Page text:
Most people starting businesses aren’t business planning experts. In fact, most have never written a business plan before. Many have never even seen one before they set out to write one.
This is why sample business plans are so handy. They can give you a good sense of what you should include in your business plan, how to structure it, even what to write.
The most important thing to remember when looking at sample business plans is that they’re samples (that’s why we call them that). They’re not pre-written plans that you can use as a plan for your business. And anyone who tries to tell you that you can is wrong. Or trying to make a buck off of you.
But that’s not to say that a sample plan isn’t useful. This article will help you understand how to make the most of a sample business plan while avoiding some of the following common mistakes:
Mistake 1: Looking for an ideal match
Let’s say you’re opening a Pakistani restaurant. You’d probably have to look long and hard to find a sample Pakistani restaurant business plan. But right here on Bplans you could find more than three dozen restaurant sample plans. It really doesn’t matter if it’s an exact match in this case. An Italian restaurant plan will still show you the layout and structure of the document. Even specific things, like whether the tables and chairs you buy will be assets or expenses, will translate from one type of restaurant to another.
Mistake 2: Assuming the sample is perfect
On Bplans, and in business planning software like LivePlan, the sample business plans are all real business plans written by real people. But that doesn’t mean they’re all perfect. If you are looking at a business plan and a piece of it doesn’t fit your business model or just doesn’t sound right to you, don’t be afraid to discard it. Too often, people think a sample plan is a model, when really it’s just an example of what one person did. One size doesn’t fit all, so don’t try to cram your business idea into a sample plan just because it seems like it’s close.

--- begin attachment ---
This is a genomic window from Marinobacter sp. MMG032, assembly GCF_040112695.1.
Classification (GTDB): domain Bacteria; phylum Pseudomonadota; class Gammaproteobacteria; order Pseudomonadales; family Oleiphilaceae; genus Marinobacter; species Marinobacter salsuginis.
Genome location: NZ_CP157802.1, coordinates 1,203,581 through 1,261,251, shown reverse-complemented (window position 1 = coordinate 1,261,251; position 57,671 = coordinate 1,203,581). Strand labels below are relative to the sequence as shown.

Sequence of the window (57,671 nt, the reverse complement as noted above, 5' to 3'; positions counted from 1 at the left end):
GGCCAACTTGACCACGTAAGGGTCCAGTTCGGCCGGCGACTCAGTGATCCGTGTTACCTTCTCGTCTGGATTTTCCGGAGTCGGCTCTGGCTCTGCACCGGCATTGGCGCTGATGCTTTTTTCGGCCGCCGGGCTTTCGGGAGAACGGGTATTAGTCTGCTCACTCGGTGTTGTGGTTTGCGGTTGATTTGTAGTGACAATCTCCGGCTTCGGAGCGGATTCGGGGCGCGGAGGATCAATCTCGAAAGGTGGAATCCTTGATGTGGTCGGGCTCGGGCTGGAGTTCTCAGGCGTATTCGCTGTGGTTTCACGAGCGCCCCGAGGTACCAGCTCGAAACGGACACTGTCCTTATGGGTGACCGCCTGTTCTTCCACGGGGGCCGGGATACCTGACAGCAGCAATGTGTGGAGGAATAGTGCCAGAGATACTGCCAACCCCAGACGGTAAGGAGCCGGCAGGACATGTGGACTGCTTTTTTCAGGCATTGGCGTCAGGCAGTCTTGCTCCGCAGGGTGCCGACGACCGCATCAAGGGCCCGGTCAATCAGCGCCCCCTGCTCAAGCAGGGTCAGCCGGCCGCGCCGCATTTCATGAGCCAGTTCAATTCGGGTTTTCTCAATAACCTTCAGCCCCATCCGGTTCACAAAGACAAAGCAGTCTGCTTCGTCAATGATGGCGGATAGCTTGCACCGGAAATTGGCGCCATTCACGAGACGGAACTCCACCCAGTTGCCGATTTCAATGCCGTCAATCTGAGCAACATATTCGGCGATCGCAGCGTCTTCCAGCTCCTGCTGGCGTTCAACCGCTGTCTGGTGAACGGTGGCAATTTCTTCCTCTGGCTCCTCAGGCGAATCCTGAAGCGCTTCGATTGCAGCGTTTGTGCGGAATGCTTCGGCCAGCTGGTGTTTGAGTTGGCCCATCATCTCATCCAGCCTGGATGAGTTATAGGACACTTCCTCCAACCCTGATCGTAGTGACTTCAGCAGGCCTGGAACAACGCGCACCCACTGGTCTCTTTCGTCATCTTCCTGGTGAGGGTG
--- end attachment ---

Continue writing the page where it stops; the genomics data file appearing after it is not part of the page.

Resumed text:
Mistake 3: Wholesale cut and paste
As already mentioned in the intro, a sample plan isn’t going to work as a pre-written plan for your business. If you’re planning to open a pet boarding kennel, for instance, you might take one look at the Noah’s Arf sample plan and think your work is done for you. And while Noah’s Arf is a great example of a dog and cat kennel business plan, and even if your business model and Noah’s Arf’s are identical, you can’t just swap out the names and call it a day.
When was the plan written? What’s the market like in the business location compared to where you’re starting your business? How many employees do they have, and how much are they getting paid? For instance, in the Noah’s Arf plan, full-time employees will be making $1,280 a month, which would be $8 an hour. That might have been fine in 2001 when the plan was written, but if you were opening a kennel in Oregon today, you’d get in big trouble with those numbers, since you’d be planning to pay your staff $.50 below the state’s current minimum wage. So be sure to edit thoroughly!
What’s the point of a business plan?
It might seem like turning out a printed document is the sole purpose of writing a business plan. But at Bplans, we believe that the most important part is not the finished product, but the process itself. Whether you’re writing your business plan for your own peace of mind, to present to investors, or because a banker or advisor told you that you have to do it, there is tremendous value in the process of thinking critically about your business. You gain insight into your market, intimately understand your financial forecasts, and get a deeper understanding about the details of running your own business.
So when you find a sample plan that you think you like, don’t cheat your business by taking too many shortcuts. Use the sample for inspiration and guidance. But do your own work, so you can reap your own rewards.
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